Robot technology is extremely advanced in the world of "Terminator Genisys," and the story hinges on encounters where robots resemble and sometimes actively impersonate human beings. The estimable Mr. Schwarzenegger is now 67 years old, and in one of the film's many, many expository scenes, it's explained that the older Terminator's synthetic flesh has aged organically because it was designed to function like living human tissue. It actually gets more confusing, but this movie has the kind of plot where too much thinking is not recommended.
For real-world instances of lifelike human robots, we must return again to Japan, where such projects are something of an emerging national tradition. The Intelligent Robotics Laboratory at Osaka University is world-renowned for its humanoid robots designed to mimic our species in speech, movement, and expression. Larger corporate entities are getting into the replicant business as well. At this year's Consumer Electronics Show, engineers from Toshiba introduced their newest creation -- ChihiraAico, pictured above. One of several models in development, ChihiraAico is an eerily lifelike communications 'bot made to resemble a 30-something Japanese hostess. Dozens of actuators manipulate textured synthetic flesh to approximate smiling, blinking, and even crying. She can play piano, too.
Introduced in the franchise's second film, "Terminator 2: Judgment Day," the idea of a liquid metal robot has become one of the series' signature visual elements. Technical details are, as usual, left deliberately vague. But previous films have referred to the use of nanotechnology to create a mimetic poly-alloy that can move, morph, and reassemble itself on the atomic level. It would be a spoiler to disclose too much, but "Genisys" further updates the concept by introducing elements of biotechnology, in which man-machine fusion is taken to yet another level.
Far-future science fiction, right? Uh-oh. In a study released a few months back, researchers from Tsinghua University in Beijing unveiled a self-powered liquid metal that can move on its own and even squeeze itself into complex shapes. The metal -- technically an alloy of gallium, indium, and tin -- moves around by "eating" flakes of aluminum and using the resulting electrical current and chemical byproducts for locomotion. The study is part of a long-term effort to create robots that are nonrigid and can be reshaped on the fly. We are not making any of this up.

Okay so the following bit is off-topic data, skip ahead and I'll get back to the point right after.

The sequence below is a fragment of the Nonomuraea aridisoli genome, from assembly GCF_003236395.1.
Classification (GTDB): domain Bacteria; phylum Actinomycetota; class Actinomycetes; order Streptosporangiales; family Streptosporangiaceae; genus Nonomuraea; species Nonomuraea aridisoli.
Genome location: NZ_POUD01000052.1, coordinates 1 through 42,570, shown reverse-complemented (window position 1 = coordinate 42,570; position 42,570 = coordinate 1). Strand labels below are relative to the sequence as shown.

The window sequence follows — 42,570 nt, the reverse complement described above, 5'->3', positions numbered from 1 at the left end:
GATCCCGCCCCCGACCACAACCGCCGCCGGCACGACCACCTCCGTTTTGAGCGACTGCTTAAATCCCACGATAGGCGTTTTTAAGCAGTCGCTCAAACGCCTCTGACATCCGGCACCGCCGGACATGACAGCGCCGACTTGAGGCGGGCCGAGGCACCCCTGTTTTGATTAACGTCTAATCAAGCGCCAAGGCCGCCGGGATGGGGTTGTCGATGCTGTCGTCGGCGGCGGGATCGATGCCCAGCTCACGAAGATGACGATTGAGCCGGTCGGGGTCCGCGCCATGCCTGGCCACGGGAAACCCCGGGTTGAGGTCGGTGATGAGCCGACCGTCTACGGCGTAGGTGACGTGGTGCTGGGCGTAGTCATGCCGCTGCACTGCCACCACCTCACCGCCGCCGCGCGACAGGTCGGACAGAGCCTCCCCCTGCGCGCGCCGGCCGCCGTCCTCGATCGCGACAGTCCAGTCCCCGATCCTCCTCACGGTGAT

Another enduring visual element from the films is the famous point-of-view shot from behind the Terminator's eyes. These are the sequences where Schwarzenegger sizes up a room, identifies his victims with advanced targeting systems, then spouts off some impossibly lame one-liner. It's a little exhausting, actually, but what can you do? Robots!
There is plenty of real-world science at play in these scenes, including familiar technologies like augmented reality, facial recognition software, and HUD (heads-up display) systems. And they're only getting better and/or weirder. Recently, Google has been deploying its proprietary pattern and facial recognition algorithms across multiple platforms. At a Silicon Valley event in February, scientists from DARPA (those guys again!) introduced their "cortical modem" concept, which would implant a Terminator-like HUD directly in your visual cortex.
Toward the end of "Terminator Genisys," we get a peek at the newly imagined, 2017 version of Skynet -- in more ways than one. Again, it's tricky to describe without spoilers, but let's say Skynet has become a fully formed character, young and smart and growing like the dickens. In the final showdown with our heroes, the AI projects itself around Cyberdyne HQ as a stand-alone, free-floating hologram.
The 3D hologram projected into thin air has been a staple of science-fiction films going back to 1977 (at least), when Princess Leia told Obi-Wan Kenobi that he was, indeed, her only hope. But the reality is that free-floating holograms require optics technology and raw computing power we don't have yet. Several interesting approximations are up and running, however. A Canadian company is currently developing a pyramid-shaped tabletop display called Holus which projects holograms by combining high technology with an old stage-magic illusion. Predictably, Japan is on top of this one too -- it's pretty much cornered the market for holographic pop stars.
Like so many other science fiction stories, "Terminator Genisys" presents far-future concepts that appear at first glance to be fantastic and impossible. But hold your gaze a little longer and you'll see they're often fast-forwarded versions of technology and societal issues already in play. It's a time-honored tradition in the genre: This is how we tell ourselves, culturally, what we're interested in -- or worried about.
If you see "Terminator Genisys," keep an eye peeled for even more examples of sci-fi weirdness with real-world roots: laser weapons, force fields, magnetic railguns, cybernetic implants, and maybe even time travel.
The future, clearly, is now.